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Frost gets chilly reception from MPs in EU touring enquiry

Brexit’s chief negotiator Lord David Frost finally sat in front of the Digital, Culture, Media and Sport Parliamentary Committee this week to discuss the mess created for touring arts by the Trade and Cooperation Agreement he signed

MPs from all parties were clearly irate that Frost had taken over six months to attend a meeting, including one where he cancelled the same day, as they questioned him hard about how his team left the future of UK performing arts in the EU under threat of extinction. Even then, he only agreed to appear for one hour and that time was diluted by interjections from DCMS Minister, Caroline Dinenage.

Over the course of the hour, in which contempt was evident from both Frost and his interrogators, he said DCMS was in charge or sorting things out, contradicting Dineage’s statement earlier in the year, and comments by the Prime Minister who said it was Frost’s role.

Lord Frost effectively blamed the British public for voting for a Brexit that he said was always going to cause major problems to the touring sector and others. He blamed the EU for offering a visa-free touring arrangement that was too loose for Brexit voters to accept. He accused EU negotiator, Michel Barnier of being an unreliable source of information. And he suggested Elton John’s arguments against the TCA were suspect because ‘I can’t help noticing that he had his first hits before we joined the European Union. So, I think there’s probably more at play here than pure rules applying within the European Community.’

Failure to understand the subject

Setting aside that Elton John has specifically said he was speaking out for young musicians today, rather than himself, Frost’s comment showed a startling lack of understanding of the complexities of modern international touring, as Kevin Brennan MP pointed out. ‘The Musicians’ Union, of which I’m a member… and the ISM have pointed out that touring is much more complicated now across Europe, post-Brexit than it would have been before Britain joined the European Community.’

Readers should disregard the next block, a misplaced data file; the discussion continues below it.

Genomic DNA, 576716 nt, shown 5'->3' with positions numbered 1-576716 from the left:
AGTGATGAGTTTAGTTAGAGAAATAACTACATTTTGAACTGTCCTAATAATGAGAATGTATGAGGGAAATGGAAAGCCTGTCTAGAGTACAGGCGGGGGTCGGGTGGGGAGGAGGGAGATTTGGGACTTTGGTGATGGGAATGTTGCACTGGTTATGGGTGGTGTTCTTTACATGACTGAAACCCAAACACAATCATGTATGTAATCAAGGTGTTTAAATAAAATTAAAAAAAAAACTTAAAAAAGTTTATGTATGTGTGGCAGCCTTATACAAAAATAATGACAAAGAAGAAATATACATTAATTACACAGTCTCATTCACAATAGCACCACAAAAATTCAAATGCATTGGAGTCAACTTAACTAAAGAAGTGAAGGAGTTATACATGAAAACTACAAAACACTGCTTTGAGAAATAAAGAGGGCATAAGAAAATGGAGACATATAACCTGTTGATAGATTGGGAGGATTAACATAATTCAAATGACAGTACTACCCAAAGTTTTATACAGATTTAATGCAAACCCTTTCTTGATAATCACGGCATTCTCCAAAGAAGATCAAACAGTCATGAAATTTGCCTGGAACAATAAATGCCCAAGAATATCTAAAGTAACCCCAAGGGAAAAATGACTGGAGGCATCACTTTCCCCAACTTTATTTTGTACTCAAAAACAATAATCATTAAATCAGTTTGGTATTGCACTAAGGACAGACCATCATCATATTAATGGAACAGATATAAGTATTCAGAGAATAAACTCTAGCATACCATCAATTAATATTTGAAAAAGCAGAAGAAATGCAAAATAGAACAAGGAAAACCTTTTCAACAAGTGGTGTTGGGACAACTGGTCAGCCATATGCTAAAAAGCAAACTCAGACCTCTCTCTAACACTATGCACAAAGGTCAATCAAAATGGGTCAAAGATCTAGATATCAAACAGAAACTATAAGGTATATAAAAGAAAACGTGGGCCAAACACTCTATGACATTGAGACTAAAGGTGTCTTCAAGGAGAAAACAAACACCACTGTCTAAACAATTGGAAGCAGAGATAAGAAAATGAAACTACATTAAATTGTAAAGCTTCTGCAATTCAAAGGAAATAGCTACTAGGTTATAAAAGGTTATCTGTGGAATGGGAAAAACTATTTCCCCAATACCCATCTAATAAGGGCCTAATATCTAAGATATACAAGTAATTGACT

Frost’s apparent failure to understand the subject on which he had been negotiating was equally evident on the matter of cabotage, which was avoided by agreement across 25 European nations, including Britain, before it joined the Common Market, and which makes visa, work permit, carnet and merchandising issues post-Brexit seem inconsequential. When asked which departments were charged with managing the British touring crisis, he failed to mention the Department for Transport (DfT), which is supposed to be addressing cabotage.

However, later in the discussion, he said that the DfT was about to launch a consultation offering some potential solutions to the cabotage issue. Again, the MPs present expressed dismay that this was happening over half a year after Lord Frost’s team had become aware that the EU was going to stand its ground on cabotage. Lord Frost stated that the impasse between his team and Barnier’s over visa-waivers meant that many subjects, such as performance arts touring could not progress further in the negotiations. But MPs accused Lord Frost of using the Covid lockdown as a smokescreen, rather than an opportunity to fix things. He dismissed this.

Although Caroline Dinenage attempted to defend the government on how negotiations with individual EU member states were progressing, Frost admitted that he knew that the touring industry was going to be badly hit at the latest by last November, since when almost nothing has been achieved.

Indeed, the complacent truth behind the government’s’ ‘working flat out’, as the Prime Minister called it, was exemplified earlier in the week when the Carry On Touring campaign received a dismissive letter from the Cabinet Office signed, ‘Ollie’.